“Maintaining public trust, from the police encounter through sentencing, requires that race play no role in how people are treated throughout the process. This manual provides an important tool for ensuring that criminal trials are free from improper influences of race.”

—Benjamin David, District Attorney, North Carolina Fifth Judicial District (New Hanover and Pender Counties)

“Raising Issues of Race in North Carolina Criminal Cases is an important addition to the library of every trial lawyer.  This significant book gives us the tools to help all those we represent. Cheers to the Indigent Defense Education group at the School of Government for this effort to help us take steps toward enlightenment and understanding—and, thus, to be better lawyers.”

—Jim Fuller, Attorney, McIntosh Law Firm, Davidson, North Carolina; Former Judge, North Carolina Court of Appeals; and Former President, North Carolina Advocates for Justice


News Roundup

I love highlighting my colleagues’ great work on the blog. Shea already announced her new book this week, but also check out Jessie Smith’s interview on WUNC, talking about the backlog at the State Crime Lab and the practical solutions a working group identified. And take a look at the new electronic platform for all the manuals produced by the School’s Indigent Defense Education group. As a teaser, next week, the blog will feature a newly-released manual that is available on the platform. Continue reading

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Reflections on the Justice Reinvestment National Summit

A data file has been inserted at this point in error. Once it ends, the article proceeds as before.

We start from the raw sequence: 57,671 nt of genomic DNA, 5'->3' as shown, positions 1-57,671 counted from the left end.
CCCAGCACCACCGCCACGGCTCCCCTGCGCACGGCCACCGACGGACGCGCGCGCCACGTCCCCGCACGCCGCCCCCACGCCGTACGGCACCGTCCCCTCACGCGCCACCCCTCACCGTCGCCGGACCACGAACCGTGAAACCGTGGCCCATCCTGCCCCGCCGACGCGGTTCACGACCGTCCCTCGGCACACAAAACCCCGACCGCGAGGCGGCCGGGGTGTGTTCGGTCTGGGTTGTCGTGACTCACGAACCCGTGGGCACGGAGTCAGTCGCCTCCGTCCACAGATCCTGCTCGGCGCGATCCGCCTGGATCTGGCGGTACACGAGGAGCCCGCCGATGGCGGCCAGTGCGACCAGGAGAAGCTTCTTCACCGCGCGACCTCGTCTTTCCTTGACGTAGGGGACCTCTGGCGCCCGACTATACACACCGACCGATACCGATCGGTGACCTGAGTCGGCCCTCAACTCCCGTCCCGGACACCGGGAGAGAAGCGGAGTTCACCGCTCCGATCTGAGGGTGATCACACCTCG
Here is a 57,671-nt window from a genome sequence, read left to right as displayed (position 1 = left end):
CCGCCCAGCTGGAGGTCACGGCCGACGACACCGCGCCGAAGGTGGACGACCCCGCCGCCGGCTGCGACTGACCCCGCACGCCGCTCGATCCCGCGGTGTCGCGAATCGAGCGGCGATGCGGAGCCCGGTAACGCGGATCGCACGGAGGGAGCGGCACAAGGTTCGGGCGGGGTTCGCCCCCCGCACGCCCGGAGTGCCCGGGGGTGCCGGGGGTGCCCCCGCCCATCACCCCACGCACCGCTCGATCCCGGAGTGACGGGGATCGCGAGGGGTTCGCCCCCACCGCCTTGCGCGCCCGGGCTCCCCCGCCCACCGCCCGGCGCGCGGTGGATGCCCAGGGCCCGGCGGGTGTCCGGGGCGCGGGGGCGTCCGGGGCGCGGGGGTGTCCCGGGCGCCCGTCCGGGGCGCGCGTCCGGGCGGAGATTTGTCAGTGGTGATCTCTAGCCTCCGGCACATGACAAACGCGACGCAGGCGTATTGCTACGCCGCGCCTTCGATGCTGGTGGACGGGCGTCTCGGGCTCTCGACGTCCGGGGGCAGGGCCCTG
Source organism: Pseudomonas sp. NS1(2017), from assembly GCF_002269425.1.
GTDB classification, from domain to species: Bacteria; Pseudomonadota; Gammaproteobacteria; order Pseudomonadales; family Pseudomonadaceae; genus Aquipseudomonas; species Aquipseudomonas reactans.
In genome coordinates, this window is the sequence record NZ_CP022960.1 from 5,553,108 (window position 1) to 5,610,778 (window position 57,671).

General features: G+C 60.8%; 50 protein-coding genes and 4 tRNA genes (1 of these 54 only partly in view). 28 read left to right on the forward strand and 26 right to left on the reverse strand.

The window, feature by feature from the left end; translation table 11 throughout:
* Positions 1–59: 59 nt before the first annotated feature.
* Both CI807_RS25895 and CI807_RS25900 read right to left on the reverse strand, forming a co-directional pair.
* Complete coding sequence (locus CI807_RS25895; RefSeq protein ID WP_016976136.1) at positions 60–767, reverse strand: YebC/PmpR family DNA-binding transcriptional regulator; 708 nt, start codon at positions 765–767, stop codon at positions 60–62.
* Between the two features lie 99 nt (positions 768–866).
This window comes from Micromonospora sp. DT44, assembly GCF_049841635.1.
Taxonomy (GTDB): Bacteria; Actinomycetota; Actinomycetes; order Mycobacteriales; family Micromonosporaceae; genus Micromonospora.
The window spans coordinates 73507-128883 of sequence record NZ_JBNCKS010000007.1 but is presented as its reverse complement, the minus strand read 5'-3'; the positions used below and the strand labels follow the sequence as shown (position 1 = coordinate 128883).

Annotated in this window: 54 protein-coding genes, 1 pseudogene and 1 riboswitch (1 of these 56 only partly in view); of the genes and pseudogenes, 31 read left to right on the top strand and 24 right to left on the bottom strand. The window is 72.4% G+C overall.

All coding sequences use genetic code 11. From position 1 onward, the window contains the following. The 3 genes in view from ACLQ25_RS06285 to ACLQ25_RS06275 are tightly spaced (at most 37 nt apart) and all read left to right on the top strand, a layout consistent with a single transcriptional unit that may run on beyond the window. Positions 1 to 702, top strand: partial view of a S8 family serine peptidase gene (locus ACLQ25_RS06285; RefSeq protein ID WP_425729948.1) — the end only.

I’m a little jet-lagged today. I got back home to Durham early this morning after a long flight. I was attending the Justice Reinvestment National Summit . . . in San Diego. Poor baby! Suffice it to say, the winter weather that gripped the East Coast this week did not extend to Southern California. I won’t lie, it was beautiful. But I promise the lovely setting did not stand in the way of a productive gathering. I want to use today’s post to offer a few reflections on the conference. Continue reading

Keeping a Good Thing Going:  New Book Available on Impaired Driving Laws

lawimpaireddriving2014The School of Government has been publishing reference books on motor vehicle law since 1947.  The twelfth iteration of a book on motor vehicle law and the law of impaired driving, written by Ben Loeb and Jim Drennan was published in 2000.  The book went out of print a few years ago, though you’ll find dog-eared copies of it in many offices, including mine.  I’m happy to report that a new book in this series now is available:  The Law of Impaired Driving and Related Implied Consent Offenses in North Carolina.

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Warrantless Stops 101 — Was the Stop Supported by Reasonable Suspicion?

In my first Warrantless Stops 101 post, I offered these basic questions to frame the analysis:

  1. Did a seizure occur?
  2. If so and it was a stop, was it supported by reasonable suspicion or other valid basis?
  3. If reasonable suspicion supported the stop, was the officer’s subsequent conduct sufficiently limited in scope?
  4. If the seizure was an arrest, was it supported by probable cause?
  5. If the arrest was supported by probable cause, was the search permissible?

My first post focused on whether a seizure occurred. This one looks at whether the stop was supported by reasonable suspicion. If so, the stop itself is constitutional and the only remaining issue is whether the officer’s conduct exceeded the scope of the stop, a topic I’ll take up in a later post. Continue reading

Felon in Possession and Felony Murder